We joked about understanding what the Israelites felt like in the wilderness. We were becoming efficient at packing up our things and moving to the next place we would stop. Our boys were starting to add the word ‘old’ to itself to describe where we had lived (i.e., “No dad, not in the old house. In the old, old house.”). Much of our family time was devoted to driving around Louisville looking for places to live (which, on a side note, has caused us to become quite familiar quickly with the new city).
After being released from our lease obligation at the town home (the mold place), we began to actively look for a new place. A week or two went by. Every day scouring Craigslist and Zillow, making phone calls, driving to another property just to see why it probably would not work for us (too few rooms, too expensive, too much on the third floor, too filthy, etc.). We really began to feel like there were no options for us. We did not know what to do, really. We had moved our family half way across the country, and we had no place to live—and we were not sure how we would find one. It was not like its just Abby and I, and we could hole up in any one bedroom we could find. Now, as a family of five, we have a lot more non-negotiables, and nowhere seemed to have them all.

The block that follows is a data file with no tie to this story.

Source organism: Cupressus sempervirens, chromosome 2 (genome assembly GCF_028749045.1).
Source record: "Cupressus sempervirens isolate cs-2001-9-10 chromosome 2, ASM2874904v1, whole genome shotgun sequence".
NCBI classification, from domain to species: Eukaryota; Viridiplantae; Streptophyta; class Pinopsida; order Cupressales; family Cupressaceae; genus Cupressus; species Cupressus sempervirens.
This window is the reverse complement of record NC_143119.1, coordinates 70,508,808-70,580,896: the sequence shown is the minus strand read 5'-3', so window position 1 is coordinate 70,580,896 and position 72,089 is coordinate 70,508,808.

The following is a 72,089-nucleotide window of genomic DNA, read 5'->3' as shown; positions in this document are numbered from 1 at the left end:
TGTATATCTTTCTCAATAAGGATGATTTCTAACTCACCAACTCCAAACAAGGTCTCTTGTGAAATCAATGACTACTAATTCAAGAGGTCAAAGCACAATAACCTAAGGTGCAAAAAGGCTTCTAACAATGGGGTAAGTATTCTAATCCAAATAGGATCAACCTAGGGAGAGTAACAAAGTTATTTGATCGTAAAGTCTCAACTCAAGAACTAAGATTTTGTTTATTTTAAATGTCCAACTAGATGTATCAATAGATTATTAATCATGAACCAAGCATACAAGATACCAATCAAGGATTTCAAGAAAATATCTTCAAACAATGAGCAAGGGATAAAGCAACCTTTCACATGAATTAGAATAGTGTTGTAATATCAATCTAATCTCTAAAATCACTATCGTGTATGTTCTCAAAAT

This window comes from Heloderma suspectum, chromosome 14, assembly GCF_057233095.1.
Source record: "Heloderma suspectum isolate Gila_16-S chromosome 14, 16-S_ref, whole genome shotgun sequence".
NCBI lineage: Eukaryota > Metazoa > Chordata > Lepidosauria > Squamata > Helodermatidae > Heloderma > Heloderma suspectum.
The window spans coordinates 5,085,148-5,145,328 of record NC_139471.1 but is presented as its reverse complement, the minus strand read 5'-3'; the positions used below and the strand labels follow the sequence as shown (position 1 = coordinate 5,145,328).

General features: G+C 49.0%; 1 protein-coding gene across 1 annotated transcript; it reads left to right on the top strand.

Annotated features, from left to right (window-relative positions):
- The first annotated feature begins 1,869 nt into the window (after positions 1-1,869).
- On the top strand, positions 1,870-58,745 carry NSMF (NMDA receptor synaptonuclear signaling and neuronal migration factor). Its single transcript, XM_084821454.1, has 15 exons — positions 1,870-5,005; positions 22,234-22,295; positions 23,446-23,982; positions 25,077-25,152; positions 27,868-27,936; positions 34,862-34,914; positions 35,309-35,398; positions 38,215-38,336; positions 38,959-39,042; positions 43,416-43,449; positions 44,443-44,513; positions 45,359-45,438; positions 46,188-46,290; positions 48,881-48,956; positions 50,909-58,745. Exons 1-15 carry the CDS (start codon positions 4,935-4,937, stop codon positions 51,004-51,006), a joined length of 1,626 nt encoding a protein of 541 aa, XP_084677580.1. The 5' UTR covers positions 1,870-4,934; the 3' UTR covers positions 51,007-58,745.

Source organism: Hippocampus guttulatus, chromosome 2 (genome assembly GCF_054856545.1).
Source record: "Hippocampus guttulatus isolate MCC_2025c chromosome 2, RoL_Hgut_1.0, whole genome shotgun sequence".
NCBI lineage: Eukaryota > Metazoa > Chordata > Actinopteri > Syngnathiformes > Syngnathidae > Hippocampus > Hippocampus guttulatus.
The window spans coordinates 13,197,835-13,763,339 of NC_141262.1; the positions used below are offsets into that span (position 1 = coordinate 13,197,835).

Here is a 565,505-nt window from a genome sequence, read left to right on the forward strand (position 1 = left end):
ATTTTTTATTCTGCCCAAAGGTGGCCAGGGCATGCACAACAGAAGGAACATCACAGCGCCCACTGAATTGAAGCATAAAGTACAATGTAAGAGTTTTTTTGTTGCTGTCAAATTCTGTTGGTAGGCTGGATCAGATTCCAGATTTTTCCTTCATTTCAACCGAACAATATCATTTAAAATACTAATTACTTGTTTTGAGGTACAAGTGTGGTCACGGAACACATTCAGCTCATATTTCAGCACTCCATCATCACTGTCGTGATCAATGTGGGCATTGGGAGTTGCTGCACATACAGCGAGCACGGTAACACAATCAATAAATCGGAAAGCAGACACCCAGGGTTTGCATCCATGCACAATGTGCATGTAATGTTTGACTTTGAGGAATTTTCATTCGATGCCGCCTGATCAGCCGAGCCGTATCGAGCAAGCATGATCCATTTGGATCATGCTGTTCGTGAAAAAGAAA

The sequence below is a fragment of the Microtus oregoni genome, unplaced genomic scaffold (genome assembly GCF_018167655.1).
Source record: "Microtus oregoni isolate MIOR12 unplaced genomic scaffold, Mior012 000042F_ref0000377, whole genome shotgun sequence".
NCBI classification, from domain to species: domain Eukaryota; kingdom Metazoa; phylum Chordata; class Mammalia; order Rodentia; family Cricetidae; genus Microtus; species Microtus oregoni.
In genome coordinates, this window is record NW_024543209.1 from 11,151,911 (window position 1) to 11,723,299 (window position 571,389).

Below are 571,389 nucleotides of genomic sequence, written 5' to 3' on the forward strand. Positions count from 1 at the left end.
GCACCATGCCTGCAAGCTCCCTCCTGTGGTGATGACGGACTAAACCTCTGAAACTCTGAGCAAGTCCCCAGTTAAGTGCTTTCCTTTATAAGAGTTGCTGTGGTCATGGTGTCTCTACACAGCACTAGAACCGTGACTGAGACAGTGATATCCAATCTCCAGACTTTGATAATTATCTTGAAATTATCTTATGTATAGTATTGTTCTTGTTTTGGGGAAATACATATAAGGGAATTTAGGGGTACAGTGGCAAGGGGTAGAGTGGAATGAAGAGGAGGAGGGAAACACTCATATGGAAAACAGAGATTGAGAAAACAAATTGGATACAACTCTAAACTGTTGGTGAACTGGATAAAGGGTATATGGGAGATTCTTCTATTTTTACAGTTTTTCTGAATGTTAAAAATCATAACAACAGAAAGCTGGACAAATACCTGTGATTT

We prayed. We looked. We called. We worried.
Then, one day, we looked at a random house (one that, I might add, I had no desire to go look at), and we knew it was for us. It was the first place we walked through that had all the non-negotiables. It was big enough. It was free standing (not an apartment). It was close to the church we attend. It was in our price range. We applied on the spot at the showing, and found out the next day that we could move in. Abby immediately took the boys to her parents’ in North Carolina (to get the boys out of the house with the mold), and left me to move oversee the fourth move in as many months.
We moved on Derby Day (May 4th), and began to settle in.